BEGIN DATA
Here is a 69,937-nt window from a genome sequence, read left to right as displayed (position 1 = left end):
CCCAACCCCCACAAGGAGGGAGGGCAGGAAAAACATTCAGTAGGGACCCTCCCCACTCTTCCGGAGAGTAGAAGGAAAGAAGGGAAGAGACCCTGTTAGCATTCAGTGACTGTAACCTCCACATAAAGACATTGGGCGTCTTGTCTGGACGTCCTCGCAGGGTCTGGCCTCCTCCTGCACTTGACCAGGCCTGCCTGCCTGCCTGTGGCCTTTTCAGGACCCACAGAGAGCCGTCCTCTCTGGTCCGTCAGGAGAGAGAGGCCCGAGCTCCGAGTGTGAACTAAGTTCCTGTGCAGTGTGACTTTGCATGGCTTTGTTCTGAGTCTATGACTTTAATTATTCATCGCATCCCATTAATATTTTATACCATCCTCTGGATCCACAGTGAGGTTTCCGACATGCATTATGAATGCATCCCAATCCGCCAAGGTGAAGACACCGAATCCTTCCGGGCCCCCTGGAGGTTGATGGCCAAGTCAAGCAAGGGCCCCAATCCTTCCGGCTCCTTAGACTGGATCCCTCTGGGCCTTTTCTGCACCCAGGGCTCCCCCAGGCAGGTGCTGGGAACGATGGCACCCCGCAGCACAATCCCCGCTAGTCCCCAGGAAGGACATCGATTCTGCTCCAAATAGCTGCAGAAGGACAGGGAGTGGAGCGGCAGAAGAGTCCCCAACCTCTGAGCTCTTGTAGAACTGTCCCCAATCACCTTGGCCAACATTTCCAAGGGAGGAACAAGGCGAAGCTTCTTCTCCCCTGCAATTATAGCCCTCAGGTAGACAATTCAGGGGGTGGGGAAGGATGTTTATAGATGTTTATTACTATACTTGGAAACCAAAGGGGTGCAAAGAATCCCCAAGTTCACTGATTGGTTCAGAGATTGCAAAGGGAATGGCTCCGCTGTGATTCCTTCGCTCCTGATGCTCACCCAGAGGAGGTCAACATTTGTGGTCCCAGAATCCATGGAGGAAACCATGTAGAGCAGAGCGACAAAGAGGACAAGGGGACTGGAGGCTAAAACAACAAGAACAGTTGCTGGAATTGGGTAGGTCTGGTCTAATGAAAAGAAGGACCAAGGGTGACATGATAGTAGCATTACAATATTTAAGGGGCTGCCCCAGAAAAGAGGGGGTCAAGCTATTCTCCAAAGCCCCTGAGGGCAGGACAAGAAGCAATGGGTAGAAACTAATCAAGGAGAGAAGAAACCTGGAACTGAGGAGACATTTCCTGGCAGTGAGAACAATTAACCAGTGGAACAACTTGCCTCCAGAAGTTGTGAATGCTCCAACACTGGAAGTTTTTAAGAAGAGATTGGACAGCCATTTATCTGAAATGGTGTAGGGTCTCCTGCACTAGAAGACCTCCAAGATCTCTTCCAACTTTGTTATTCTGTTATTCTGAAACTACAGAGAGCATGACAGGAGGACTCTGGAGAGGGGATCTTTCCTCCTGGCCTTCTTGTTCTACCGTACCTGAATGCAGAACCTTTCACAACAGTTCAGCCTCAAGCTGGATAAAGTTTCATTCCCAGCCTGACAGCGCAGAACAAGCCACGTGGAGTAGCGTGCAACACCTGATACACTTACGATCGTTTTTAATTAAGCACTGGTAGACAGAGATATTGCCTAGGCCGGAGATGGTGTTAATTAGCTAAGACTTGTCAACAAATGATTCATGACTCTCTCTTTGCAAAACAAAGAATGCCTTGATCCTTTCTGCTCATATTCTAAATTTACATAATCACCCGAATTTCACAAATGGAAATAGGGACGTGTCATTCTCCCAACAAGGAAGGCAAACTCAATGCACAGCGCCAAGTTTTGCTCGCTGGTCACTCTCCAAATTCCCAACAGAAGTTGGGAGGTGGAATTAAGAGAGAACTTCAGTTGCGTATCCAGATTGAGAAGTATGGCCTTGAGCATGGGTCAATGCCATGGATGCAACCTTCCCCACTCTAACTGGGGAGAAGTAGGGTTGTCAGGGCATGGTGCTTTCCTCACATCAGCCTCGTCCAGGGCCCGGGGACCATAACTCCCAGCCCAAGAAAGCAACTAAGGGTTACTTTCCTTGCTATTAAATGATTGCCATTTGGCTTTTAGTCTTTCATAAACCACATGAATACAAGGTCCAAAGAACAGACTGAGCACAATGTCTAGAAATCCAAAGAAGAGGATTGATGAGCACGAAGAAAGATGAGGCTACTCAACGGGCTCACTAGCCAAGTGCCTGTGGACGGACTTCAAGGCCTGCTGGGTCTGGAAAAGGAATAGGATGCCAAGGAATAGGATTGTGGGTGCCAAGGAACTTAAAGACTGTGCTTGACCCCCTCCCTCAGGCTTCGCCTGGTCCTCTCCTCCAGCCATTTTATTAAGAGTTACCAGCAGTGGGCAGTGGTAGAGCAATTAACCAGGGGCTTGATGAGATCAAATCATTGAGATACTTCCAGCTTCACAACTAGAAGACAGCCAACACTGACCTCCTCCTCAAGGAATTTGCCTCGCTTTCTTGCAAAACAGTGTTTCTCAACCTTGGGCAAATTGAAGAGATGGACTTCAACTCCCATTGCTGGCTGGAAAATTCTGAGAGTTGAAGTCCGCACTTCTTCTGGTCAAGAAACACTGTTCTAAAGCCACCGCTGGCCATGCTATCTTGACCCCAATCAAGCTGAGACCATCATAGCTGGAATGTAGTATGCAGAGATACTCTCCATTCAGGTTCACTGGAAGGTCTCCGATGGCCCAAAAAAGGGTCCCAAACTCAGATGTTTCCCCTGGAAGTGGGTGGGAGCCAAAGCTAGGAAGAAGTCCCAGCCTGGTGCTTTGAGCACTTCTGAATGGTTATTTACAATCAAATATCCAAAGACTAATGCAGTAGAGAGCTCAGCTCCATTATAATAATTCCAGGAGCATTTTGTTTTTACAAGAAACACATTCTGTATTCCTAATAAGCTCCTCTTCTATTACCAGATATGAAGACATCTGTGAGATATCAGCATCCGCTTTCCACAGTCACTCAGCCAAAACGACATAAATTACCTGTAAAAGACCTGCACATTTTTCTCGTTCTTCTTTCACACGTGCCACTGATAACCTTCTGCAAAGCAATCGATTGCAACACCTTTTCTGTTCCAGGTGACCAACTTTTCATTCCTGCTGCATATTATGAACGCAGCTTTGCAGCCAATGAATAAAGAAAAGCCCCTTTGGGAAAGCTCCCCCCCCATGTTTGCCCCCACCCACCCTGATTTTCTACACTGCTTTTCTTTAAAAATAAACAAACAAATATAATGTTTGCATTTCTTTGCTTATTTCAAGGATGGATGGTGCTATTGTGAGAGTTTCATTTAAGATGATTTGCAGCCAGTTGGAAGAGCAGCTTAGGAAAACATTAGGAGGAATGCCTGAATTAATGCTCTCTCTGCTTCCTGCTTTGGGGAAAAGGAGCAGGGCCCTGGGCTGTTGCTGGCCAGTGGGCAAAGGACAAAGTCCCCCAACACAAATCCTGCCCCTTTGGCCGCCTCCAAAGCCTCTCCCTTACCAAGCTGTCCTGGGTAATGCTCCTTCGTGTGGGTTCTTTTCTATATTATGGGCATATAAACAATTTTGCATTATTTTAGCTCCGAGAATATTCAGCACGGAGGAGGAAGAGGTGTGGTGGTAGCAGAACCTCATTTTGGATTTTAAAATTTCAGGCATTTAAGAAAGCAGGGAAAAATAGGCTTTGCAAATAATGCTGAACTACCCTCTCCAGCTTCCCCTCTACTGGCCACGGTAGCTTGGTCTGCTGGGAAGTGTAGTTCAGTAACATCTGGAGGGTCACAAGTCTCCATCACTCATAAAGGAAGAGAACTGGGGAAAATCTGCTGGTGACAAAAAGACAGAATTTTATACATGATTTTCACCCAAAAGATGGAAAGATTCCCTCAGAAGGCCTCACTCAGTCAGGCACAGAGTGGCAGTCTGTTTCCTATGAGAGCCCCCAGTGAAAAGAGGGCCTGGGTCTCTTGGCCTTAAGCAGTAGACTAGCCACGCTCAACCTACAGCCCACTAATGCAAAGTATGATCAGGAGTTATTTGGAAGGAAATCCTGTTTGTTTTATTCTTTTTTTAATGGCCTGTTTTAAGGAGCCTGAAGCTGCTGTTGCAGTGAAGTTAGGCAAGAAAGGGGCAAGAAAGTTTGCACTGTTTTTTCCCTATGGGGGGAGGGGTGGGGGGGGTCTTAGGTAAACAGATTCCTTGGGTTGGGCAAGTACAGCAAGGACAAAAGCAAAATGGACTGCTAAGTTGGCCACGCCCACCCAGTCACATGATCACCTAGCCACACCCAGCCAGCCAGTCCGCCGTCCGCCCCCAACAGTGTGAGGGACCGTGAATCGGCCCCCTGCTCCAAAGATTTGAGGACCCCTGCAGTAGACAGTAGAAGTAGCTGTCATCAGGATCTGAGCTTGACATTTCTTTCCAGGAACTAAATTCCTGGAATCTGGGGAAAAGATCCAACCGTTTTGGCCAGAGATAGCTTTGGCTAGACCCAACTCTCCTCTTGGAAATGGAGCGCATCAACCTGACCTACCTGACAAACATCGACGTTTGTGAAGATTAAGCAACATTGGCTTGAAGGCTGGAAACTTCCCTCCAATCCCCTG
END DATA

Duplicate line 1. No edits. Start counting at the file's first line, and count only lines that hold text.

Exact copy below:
Here is a 69,937-nt window from a genome sequence, read left to right as displayed (position 1 = left end):